In response to previous slaughter of school children, the nation and our schools were stunned into circles, reflection, and extra access to therapists and counselors. Our leaders have failed us to such a degree that such slaughter is no longer unique enough to provide such essential emotional support. So again, in the face of a systemic failure to provide teachers with what they need to complete the task at hand, we’ll need to dig deep. We’ll need to seek support and resources from our colleagues, friends, family, and one another. We are left to create the supports our students need to explore their feelings and fears about the ways in which our leaders have let us down and failed to protect us. 

What has become clear is that no one is coming to save us. Politicians who are empowered to make change that might stop this slaughter of our children are either incapable or unwilling to take action for countless reasons: an unwillingness to upset their donors, an unwillingness to take risks, an unwillingness to give the enemy a ‘weapon’ to use during midterms – none of those address the fear or stop the bleeding.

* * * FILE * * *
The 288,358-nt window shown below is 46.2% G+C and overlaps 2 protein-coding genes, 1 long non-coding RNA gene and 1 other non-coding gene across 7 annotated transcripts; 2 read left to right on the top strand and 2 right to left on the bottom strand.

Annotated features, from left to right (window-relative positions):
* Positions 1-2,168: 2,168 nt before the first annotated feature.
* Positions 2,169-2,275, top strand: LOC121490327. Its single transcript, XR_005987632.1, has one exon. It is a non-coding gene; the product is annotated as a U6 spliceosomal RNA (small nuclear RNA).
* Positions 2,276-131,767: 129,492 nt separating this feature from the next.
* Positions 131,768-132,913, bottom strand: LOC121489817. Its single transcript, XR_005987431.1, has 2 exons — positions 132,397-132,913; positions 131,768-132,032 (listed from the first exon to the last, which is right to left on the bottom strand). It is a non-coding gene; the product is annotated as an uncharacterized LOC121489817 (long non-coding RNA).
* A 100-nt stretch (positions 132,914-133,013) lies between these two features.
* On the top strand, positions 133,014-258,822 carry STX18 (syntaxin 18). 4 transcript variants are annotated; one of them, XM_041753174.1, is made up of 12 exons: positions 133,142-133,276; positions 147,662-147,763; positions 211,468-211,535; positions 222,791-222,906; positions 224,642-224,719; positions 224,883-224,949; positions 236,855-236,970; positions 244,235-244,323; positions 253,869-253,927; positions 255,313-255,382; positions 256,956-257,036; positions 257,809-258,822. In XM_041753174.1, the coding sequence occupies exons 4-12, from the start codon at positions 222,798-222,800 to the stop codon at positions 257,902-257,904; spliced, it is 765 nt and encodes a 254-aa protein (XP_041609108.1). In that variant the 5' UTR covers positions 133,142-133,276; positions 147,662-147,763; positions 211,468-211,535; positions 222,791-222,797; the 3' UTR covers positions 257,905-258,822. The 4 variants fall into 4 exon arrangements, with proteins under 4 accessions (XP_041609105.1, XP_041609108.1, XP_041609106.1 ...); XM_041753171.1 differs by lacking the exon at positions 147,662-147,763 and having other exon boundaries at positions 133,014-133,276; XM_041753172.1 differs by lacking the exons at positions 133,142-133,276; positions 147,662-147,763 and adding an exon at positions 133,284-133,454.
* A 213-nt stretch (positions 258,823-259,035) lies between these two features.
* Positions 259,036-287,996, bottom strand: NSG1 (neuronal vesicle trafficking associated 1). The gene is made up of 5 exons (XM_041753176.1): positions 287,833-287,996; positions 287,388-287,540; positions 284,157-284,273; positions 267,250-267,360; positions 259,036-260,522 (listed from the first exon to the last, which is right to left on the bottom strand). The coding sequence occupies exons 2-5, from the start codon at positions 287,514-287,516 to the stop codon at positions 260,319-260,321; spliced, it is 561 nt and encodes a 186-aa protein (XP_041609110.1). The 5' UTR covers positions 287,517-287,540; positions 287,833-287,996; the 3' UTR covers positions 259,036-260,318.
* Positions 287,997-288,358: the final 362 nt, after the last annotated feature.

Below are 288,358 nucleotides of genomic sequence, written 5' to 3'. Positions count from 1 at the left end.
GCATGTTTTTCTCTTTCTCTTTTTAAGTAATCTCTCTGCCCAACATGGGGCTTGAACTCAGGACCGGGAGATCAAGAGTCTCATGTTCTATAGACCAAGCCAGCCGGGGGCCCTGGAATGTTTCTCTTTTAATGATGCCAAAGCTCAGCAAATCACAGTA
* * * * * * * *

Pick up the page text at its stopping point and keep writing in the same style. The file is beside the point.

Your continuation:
In the months and years after the Sandy Hook massacre teachers experienced a seismic shift in our practices, work, and behaviors in school settings. In addition to the planning, instruction, assessment, and analysis of decoding, research, and addition, we had to learn how to barricade doors with our classroom chairs and desks. (We learned which chairs made it harder to open the door from the outside). We had to learn how to stop bullet holes from bleeding with tampons. (We made jokes about it in the hopes that it would help make the experience less bleak). We had to learn how to dress wounds. We had to learn how to keep our children quiet while an admin playing the part of a gunman stalked the halls and tried to overcome our barricades. We had to keep an emergency kit of gloves, tourniquets, bandages, and blood-stopper well stocked. Surely, we thought, lockdown drills were a temporary measure while leadership figured out a plan to stop the massacre of children. The last 10 years have demonstrated that it is not the case, that there is an acceptable number of slaughtered children before action might be taken by politicians and people whose job it is to regulate the threats to our safety and the safety of children. That there is an acceptable amount of the blood of kids before anyone else will do anything. Because to be clear: teachers did do something.